And how on earth does “she” know about Paul and Afghanistan? When do “we” get to find out? Because Paul’s motives may be murky and his recent actions worse, but it does seem like the clone he’s working for isn’t the clone he wants: that delicious scene in the bar where he faced off with the Prince of Prolethia was highly intriguing. The brusque “Sarah’s off the table” combined with the arrested look on Paul’s face when asked if she was worth dying for, suggested – to me, anyway – that it’s not just business for him at all. Lucky old Grumpy: Cal and Paul keen on her? SQUEE.

While Grumpy and the big conspiracy plot moved along at top speed however, Allison – still in rehab – encountered a face from the past in a surprisingly endearing little sub-plot. I mean, the old Vic was not someone I wanted to see again, but the new one certainly seemed to click with the brittle Allison and it was nice to see her smile, even if it was in spite of herself. I hope he doesn’t let the wretched Angie get in the way of what seems like it could be a fun friendship. Or even something more? After all, it’s about time Allison cut Donnie the worst monitor in the world loose, no?

Although I can’t quite believe I’m suggesting Vic as a viable alternative. Just goes to show how much things have moved on since season 1 – this was a great episode for both plot and characterisation, with lots of lovely inter-clone moments (as well as the road trip, Cosima and Sarah’s phone call had a very sweet, sisterly vibe about it) and there’s a real sense that the wider story is beginning to come together as the clones themselves get closer. Best one of the season so far for me, but I’m looking forward to what else is to come.

Orphan Black s2 ep 5

Business Clone Rachel really needs to lighten up, no?

Putting the brakes on Science-y Cosima’s treatment? Framing Felix? Never cracking a smile? Eek. I’ve been trying to work out why she hates Sarah so much and I’m drawing a blank. She’s clearly jealous of Grumpy but why? Does Business yearn for grungy black clothes? Just buy some. Does she secretly wish for long, dark hair? Get to a salon. Does she just really fancy Paul? “Promote” him. Oh wait…

(I’m sure there’s some deeply incisive commentary to be written about the number of tv encounters I’ve seen recently where female characters in a position of power have used that to dominate their male employees sexually, but I don’t think I’m the person to write it, since I found Rachel’s subjugation of Paul uncomfortable and embarrassing to watch. Not because she’s a woman, but because it seemed a lot more abusive than consensual. Gender turnabout doesn’t make it fair play as far as I’m concerned but I’ll just leave it at that and move right along.)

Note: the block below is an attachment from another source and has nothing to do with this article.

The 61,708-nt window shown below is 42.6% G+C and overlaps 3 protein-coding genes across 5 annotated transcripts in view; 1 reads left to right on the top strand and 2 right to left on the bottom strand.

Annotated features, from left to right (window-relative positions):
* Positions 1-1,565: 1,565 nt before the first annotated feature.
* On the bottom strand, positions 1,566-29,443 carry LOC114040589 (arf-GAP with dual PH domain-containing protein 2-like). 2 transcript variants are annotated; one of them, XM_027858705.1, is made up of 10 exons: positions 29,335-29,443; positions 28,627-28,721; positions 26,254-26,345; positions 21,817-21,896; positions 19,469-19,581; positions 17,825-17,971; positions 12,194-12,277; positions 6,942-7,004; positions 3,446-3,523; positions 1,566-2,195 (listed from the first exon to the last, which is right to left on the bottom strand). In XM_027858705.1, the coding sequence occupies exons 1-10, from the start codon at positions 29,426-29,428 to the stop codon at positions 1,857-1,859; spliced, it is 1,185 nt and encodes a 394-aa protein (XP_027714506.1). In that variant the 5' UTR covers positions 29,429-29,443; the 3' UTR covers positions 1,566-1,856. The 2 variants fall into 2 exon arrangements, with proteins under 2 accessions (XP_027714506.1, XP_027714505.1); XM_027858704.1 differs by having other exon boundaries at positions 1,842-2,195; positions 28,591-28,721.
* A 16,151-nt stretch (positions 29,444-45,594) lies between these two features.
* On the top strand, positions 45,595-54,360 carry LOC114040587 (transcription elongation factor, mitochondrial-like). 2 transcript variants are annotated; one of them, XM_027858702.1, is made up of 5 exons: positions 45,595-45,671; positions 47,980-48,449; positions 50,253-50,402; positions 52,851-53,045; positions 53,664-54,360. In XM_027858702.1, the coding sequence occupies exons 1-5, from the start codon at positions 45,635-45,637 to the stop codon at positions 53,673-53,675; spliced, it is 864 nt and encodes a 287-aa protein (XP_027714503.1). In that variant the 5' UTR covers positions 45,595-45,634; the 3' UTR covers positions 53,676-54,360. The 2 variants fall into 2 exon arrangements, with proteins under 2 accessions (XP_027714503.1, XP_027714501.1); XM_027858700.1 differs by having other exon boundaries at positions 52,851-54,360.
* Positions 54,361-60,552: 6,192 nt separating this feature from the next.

Maybe Business is angry because Grumpy has a kid and Business can’t have one. Of course, the Blessed Kira herself is presently tucked safely away from all this nastiness and having a whale of a time with Cal, a man as handsome as he is wise. “There’s no reason why we shouldn’t have really awesome socks.” Preach, Cal. Preach. And I will just pretend there is a perfectly reasonable explanation for all that shady stuff we saw in your cupboard/locker thing because surely you are too lovely and too handsome to be evil. PLEASE.

Anyway, while Kira and Cal have fun with footwear, Grumpy has a new ally in the form of Bozo/Meathead – “Do not call me this.” Heh – and a new lead in the form of an old photo of a weird dude in a creepy hat. Who lives in “the place of screams.” Um…. Is that anywhere near the place where they lock you up in an underground cell and sew up your MOUTH? Because oh my GOD that is terrifying.

Despite Gracie’s fate and Rachel’s power games, though, Ipsa Scientia Potestas Est is actually surprisingly funny, thanks to the three “sestras,” and for the first (possibly last) time I actually liked Bozo’s scenes. Probably because I like Grumpy and Felix and they were in most of them, but let’s not over-analyse. Now that we’ve reached the season’s mid-point, things are coming together, the story’s heating up and I’m thoroughly enjoying the turn its taken. Good stuff.